In a 2000 study published in Early Childhood Research Quarterly, researchers asked kindergarten teachers which skills preschoolers need most for a smooth transition. The teachers resoundingly indicated that kids need to be able to communicate their needs and feelings, ask for help, manage their behaviors, and begin to be able to regulate their emotions.
The process of developing these competencies is lifelong and is commonly referred to as social and emotional learning (SEL). Parents, teachers, peers, and siblings all play important roles in helping children with SEL, and there are many ways to promote this learning in young children. Children learn about emotions and social behaviors through direct instruction, by observing what others do and say, and by attending to how others react and respond to their expressions and behaviors.
This article will focus on reviewing one particular aspect of SEL: curricula used in preschool classrooms to promote SEL through direct instruction. Using these programs, such as the four common programs described below, in conjunction with providing a positive and supportive classroom environment, enables teachers to develop children’s SEL.
Developed by Susan R. Geller, this resilience-based early childhood curriculum and teacher training program develops social, emotional, and behavioral skills in children who are between three and eight years old. Over the course of 46 lessons, children learn how to get along with others, use self-control, accept differences, resolve conflicts peacefully, and make healthy choices.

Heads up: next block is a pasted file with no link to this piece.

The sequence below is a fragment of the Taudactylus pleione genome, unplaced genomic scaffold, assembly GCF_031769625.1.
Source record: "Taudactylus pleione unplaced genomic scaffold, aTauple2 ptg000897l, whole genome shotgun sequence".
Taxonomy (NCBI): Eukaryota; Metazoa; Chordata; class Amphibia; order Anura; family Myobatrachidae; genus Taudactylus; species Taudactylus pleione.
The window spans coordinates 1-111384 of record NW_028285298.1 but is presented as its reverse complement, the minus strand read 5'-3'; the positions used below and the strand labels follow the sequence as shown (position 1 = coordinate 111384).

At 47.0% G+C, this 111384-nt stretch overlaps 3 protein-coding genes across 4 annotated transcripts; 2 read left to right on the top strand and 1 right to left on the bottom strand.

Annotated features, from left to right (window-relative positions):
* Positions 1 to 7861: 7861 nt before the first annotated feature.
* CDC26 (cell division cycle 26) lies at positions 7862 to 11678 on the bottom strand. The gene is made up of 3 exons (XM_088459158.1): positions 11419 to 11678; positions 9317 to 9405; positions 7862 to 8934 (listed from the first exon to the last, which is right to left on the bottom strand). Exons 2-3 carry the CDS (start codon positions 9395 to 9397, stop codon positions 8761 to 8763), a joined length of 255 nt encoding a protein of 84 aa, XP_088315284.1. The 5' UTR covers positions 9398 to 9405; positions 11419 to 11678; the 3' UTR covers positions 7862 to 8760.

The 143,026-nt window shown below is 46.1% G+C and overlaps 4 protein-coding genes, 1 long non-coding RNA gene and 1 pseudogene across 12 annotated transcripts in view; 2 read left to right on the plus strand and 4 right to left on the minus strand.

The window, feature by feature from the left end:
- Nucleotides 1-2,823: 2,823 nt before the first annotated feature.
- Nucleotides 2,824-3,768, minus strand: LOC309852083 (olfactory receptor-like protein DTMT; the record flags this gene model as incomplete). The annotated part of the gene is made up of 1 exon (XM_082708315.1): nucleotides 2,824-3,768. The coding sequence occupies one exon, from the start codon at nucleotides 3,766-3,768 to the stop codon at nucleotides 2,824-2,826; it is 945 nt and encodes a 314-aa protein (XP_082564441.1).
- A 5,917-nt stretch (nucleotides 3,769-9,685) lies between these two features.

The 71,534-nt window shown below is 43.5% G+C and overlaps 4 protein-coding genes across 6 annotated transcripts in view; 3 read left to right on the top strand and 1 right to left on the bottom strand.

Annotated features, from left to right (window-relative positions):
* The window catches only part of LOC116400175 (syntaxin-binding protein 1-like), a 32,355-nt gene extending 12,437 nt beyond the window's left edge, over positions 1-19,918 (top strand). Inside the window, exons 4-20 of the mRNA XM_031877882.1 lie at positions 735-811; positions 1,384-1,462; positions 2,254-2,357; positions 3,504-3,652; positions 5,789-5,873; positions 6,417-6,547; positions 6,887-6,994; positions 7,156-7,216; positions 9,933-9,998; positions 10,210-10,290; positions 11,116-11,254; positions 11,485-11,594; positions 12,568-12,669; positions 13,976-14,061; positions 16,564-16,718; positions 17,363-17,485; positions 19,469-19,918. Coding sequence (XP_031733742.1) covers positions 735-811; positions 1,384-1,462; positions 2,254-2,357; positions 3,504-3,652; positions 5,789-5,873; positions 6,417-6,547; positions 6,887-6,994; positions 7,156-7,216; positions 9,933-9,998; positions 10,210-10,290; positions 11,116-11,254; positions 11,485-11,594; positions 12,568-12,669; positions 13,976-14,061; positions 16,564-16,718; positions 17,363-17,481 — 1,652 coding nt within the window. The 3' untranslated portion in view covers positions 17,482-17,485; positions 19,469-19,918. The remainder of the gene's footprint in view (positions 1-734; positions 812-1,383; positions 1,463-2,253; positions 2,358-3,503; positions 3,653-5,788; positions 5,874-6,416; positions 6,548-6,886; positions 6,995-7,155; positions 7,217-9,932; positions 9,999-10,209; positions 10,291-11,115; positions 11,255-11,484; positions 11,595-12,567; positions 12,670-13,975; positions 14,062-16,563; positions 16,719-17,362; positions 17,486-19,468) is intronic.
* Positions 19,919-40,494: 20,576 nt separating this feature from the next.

Al’s Pals uses twice weekly puppet-based discussions, role-playing, songs, and movement to introduce social-emotional skills and decrease precursors to aggressive behavior. According to a 2004 follow-up on the program’s success, teachers who have used Al’s Pals rate children lower on problematic behaviors, such as antisocial/aggressive, social withdrawal, and anxiety.
This curriculum aims to reduce challenging behaviors in children from infancy to early adolescence by reinforcing SEL both in school and at home. Teacher training workshops focus on classroom management techniques and promoting children’s prosocial behavior, emphasizing empathy, emotional literacy, problem-solving, and self-control. The “Dinosaur Curriculum" for preschool-aged students includes 60 lessons, presented through puppetry or vignettes, followed by group discussions, practice activities, and homework assignments for reinforcement.
Lessons focus on developing skills to understand and recognize feelings, solve problems, manage anger, and develop and maintain friendships. Studies have found that when teachers use The Incredible Years program, there is measurable improvement in positive atmosphere of their classroom, and their students show increases in their use of problem-solving skills and overall school readiness.
Another common program is the rigorously tested Preschool PATHS Curriculum. This program provides classroom teachers with lessons, activities, and planning tools to assist children in learning social-emotional skills. The preschool version of PATHS delivers 30 “circle time" lessons to promote social and emotional competencies, including compliments, basic and advanced feelings, problem-solving, and the “Turtle Technique" to increase preschoolers’ self-control.